Manoel Santos was born in Kolofo'ou, Tonga in 1915 to Joachim Santos who was Portuguese and Mele nee Ika Hihifo. He worked on the family plantation in Fatai.
The 28th Māori Battalion was part of the fighting arm of the second New Zealand Expeditionary Force during the Second World War and Lieutenant-General Bernard Freyberg who led the division stated, "no infantry battalion had a more distinguished record, or saw more fighting or alas, had such heavy casualties as the Māori Battalion".
Mr Santos was injured and made his way back to Tonga from Egypt before the war ended.
His wife Uini Santos and 13 children migrated to New Zealand in 1958. In the 1960s, they adopted three more children.
John Santos, son of Manoel and Uini Santos, said his father was a man of few words, but was hardworking at the same time.
"Dad had a strong sense of what was right and was never a man to just sit back, so he knew he had to be part of the battalion.
"He rarely spoke about his time at war though," Mr Santos said.
"Growing up I remember seeing my mother make meals for dad and his two friends he went to war with; Aleki and Joseph. They would have a few beers and reminisce over old times.
"I used to eavesdrop into their stories, but once noticed, I would be sent to bed. Dad remained in close contact with his two mates right up until his death in 1986."
John Santos said every Anzac Day his family visited the Armed Services Section at Waikumete Cemetery and place a poppy on his father's grave.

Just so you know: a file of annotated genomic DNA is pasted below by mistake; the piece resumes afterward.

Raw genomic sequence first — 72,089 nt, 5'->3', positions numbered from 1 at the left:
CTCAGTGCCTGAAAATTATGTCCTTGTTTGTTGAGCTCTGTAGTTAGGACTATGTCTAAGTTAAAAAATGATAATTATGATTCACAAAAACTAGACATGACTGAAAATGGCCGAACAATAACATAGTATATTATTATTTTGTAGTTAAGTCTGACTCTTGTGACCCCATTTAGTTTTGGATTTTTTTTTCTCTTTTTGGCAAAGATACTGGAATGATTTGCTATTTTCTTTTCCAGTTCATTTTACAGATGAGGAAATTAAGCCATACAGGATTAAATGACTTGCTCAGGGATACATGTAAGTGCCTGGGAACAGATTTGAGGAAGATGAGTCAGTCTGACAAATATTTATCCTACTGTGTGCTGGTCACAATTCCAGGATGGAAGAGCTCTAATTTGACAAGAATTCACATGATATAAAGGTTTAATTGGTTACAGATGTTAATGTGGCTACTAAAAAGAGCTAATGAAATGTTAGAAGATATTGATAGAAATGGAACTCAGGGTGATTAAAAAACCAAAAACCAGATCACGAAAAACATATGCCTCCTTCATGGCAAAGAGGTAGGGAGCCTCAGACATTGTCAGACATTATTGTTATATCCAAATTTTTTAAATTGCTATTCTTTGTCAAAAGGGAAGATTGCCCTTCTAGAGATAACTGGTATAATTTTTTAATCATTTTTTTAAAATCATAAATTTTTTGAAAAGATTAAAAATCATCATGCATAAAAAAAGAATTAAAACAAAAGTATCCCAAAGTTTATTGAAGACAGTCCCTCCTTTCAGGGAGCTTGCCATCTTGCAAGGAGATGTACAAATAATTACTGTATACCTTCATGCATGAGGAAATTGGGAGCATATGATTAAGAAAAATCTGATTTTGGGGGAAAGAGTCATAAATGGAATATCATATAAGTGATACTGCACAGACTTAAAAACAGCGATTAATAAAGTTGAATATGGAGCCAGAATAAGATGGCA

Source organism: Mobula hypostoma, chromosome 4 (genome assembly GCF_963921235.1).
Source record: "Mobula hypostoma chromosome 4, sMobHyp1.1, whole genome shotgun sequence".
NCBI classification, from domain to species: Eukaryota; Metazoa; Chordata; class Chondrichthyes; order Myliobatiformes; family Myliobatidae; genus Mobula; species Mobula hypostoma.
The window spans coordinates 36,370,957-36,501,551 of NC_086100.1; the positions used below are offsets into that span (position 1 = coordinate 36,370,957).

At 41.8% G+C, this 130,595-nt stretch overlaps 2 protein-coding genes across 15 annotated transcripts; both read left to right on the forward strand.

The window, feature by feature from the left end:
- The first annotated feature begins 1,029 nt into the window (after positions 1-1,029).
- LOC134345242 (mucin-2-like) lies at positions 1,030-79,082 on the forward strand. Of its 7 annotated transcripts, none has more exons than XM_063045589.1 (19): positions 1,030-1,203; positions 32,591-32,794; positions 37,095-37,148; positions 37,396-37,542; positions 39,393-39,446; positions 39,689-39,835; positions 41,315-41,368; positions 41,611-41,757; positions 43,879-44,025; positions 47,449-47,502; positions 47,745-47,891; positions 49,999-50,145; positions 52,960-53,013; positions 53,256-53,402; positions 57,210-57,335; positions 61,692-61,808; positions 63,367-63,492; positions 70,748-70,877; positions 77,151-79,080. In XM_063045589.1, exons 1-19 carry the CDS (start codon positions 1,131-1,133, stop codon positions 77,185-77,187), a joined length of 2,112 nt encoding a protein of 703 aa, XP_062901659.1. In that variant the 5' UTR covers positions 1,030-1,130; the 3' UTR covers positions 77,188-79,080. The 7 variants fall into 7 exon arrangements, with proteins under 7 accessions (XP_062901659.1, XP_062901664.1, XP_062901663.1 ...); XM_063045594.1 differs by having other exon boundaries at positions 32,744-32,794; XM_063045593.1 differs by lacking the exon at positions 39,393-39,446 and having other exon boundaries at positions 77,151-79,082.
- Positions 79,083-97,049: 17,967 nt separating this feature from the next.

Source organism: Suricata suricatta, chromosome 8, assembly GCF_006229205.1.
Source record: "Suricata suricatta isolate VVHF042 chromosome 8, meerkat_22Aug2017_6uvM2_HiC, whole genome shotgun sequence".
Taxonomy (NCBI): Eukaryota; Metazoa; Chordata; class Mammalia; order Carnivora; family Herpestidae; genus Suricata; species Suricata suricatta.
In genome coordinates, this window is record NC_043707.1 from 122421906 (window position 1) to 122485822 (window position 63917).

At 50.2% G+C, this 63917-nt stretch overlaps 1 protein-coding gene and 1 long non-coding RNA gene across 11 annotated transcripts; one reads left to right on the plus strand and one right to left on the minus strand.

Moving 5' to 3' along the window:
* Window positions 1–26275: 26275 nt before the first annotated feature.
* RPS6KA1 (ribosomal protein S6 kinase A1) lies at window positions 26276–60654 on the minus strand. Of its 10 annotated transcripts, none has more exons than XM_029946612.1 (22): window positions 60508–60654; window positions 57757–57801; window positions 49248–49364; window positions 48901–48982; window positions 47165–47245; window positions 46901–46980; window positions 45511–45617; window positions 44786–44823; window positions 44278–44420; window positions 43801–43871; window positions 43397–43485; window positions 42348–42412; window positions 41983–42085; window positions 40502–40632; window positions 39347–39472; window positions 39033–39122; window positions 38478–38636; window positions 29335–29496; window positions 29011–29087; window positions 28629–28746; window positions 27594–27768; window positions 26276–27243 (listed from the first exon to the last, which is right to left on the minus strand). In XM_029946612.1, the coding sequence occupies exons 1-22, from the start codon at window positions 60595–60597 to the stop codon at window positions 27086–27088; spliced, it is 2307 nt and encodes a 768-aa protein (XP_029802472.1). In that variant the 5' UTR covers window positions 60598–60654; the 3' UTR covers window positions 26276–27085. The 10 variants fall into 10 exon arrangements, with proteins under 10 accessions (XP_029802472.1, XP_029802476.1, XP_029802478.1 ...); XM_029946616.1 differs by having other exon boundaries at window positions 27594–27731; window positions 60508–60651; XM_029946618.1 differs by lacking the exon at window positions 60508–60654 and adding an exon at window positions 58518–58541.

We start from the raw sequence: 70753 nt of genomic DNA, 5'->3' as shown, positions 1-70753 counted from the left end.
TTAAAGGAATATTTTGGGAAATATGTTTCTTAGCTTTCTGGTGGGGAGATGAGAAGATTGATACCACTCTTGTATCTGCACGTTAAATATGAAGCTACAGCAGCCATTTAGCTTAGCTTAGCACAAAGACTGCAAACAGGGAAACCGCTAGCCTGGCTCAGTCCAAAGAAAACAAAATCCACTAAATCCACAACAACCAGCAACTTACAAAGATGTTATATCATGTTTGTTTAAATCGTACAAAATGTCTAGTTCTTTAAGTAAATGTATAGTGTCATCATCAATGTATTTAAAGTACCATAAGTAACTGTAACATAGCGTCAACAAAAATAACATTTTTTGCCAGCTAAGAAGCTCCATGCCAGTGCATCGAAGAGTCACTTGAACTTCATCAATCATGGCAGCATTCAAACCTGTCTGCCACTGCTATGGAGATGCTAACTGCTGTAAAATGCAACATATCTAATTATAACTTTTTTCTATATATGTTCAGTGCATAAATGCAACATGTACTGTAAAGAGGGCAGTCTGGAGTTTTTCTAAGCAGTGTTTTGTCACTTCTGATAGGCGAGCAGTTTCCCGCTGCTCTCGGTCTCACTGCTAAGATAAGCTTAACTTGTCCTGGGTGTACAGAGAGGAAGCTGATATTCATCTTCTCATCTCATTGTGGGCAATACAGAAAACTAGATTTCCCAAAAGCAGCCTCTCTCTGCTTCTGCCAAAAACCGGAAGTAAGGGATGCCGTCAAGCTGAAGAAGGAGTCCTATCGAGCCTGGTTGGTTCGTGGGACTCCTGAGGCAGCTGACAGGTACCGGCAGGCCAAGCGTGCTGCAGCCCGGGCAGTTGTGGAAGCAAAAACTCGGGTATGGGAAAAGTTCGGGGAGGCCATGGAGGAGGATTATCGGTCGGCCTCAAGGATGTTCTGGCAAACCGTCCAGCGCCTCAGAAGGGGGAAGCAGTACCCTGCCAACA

"This year is different. Seeing we can't buy poppies out in public, my wife decided to knit a special poppy to place on his grave.
"We are a 10 minute walk from the cemetery and will be keeping to the restrictions of Covid-19 over the weekend," Mr Santos said.
Tuna Likiliki's great-grandfather Robert Campbell Ramsay and his brother Charles Stuart Ramsay both fought in the First World War.
Robert was born in England in 1890 and in October 1918 he was awarded the Military Medal for his actions during an attack on German guns and tanks.
Ms Likiliki said the family had always admired his bravery, but also his adventurous spirit.
"Growing up I heard stories about my great-grandfather and how he loved to travel. He went from England to Scotland to New Zealand, then Fiji and down to Tonga to the little Ha'apai island, where he met our great-grandmother."
Ms Likiliki said her great-grandfather's adventurous spirit lived on through his son who started a family domestic shipping company over 60 years ago.
"It's called Tofa Ramsay Shipping and it is still serving Tonga with three generations having worked through the business; my mum took over and I work alongside her running the company."
Ms Likiliki said her family always attended the dawn parades each year, but due to the current restrictions in place in Tonga, each family would gather together in their own homes for family prayers in remembrance of Robert and Charles Ramsay.
"We enjoyed going to the dawn parade and sitting under the raintree opposite Pangai Si'i, listening to stories from my grandfather about his father.
"I used to dress my two eldest sons up in soldier costumes and they would wear a paper poppy that I would make, and march around Pangai," she said.
"This year we stand at dawn in our homes for my great-grandfather and his brother Charles."
A spokesperson from His Majesty's Armed Forces told RNZ Pacific that the tradition of honouring ANZAC Day with a dawn service would be maintained for HMAF members at each of the three camps in Tongatapu.